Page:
I would say not to expect an autonomous, let alone autocephalous, British jurisdiction for some time. North and Central America have over 50 bishops - certainly more than enough for a united autonomous/autocephalous synod - and the closest we have is the Orthodox Church in America which is not recognized as autocephalous by most Churches (though, the majority of Orthodox Christians are under Churches recognizing it) and it only has 34,000 attendees (compared to several times that for the Greeks) on an average Sunday.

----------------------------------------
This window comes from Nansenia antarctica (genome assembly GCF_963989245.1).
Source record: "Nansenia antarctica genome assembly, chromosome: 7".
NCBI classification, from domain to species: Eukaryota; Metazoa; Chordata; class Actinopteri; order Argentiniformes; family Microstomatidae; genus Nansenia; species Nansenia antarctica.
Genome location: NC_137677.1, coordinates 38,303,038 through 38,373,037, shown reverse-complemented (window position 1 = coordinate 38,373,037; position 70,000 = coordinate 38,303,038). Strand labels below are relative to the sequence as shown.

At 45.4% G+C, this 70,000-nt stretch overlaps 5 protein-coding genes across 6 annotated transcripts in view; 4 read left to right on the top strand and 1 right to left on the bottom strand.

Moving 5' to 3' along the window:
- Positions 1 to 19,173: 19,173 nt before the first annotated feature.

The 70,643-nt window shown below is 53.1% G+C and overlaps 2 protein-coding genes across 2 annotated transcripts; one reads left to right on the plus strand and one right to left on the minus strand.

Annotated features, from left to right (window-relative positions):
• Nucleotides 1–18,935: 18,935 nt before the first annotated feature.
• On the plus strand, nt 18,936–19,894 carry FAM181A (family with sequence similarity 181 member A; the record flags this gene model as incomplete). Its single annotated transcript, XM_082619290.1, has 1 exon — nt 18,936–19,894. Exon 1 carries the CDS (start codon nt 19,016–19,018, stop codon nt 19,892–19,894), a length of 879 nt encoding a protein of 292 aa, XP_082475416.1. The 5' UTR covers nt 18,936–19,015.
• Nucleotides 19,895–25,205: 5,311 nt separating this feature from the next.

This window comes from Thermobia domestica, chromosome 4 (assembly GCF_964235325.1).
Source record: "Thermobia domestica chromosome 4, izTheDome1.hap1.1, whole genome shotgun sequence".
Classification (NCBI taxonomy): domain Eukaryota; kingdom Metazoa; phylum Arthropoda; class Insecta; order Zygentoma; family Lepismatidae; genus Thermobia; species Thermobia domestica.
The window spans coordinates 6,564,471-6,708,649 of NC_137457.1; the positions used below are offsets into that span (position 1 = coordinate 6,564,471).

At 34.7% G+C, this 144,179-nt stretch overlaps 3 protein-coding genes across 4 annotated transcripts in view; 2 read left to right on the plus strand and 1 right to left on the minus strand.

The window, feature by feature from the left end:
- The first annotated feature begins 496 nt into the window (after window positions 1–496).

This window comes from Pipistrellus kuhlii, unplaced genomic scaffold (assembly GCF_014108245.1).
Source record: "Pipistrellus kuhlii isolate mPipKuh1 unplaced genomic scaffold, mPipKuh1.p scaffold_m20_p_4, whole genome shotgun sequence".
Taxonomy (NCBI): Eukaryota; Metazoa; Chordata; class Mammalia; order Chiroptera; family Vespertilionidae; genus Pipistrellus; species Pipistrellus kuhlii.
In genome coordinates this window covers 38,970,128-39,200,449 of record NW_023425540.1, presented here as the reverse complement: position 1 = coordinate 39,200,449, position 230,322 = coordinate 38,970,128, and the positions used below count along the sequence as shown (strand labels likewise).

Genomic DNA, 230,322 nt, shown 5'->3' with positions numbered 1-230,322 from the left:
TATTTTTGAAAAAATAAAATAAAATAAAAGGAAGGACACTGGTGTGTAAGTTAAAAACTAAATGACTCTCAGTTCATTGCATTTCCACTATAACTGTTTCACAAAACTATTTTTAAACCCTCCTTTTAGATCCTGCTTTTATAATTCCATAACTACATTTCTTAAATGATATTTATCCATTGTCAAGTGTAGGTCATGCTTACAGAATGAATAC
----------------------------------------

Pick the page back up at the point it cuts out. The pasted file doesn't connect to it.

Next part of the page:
As for whether or not people baptized by the Greeks consider themselves Greek Orthodox, by the Russians Russian Orthodox, etc., I can only tell you based on those people I know. Let me start with this, at the Greek Orthodox Church in Prescott, AZ (St. George Orthodox Church - IIRC that is exactly what the sign says, no mention of "Greek") there are two priests. One of them got a theological degree from St. Herman's Seminary (an OCA seminary in Alaska, and following the Russian tradition), and is a Greek priest - though not ethnically Greek. The other is of Irish-Catholic heritage and was trained through St. Stephen's Course (this may have been because he may well be the oldest non-monastic ordained in North America in the history of Orthdooxy) and is actually a priest of the Romanian Archdiocese, and is a supply priest for them but usually serves alongside the main priest at the parish, and serves on his own on Friday mornings. So, those are two examples of how inter-connected Orthodoxy can be in America (the UK may well differ). But, of all the people I've met at St. George, I have never heard anyone refer to themselves as Greek Orthodox, just Orthodox. They don't talk about Russian Orthodoxy or Greek Orthodoxy or Romanian Orthodoxy, but about Orthodoxy (unless people are comparing the liturgical, or other unique, practices of a particular ethnic group, then of course they mention the ethnic affiliation).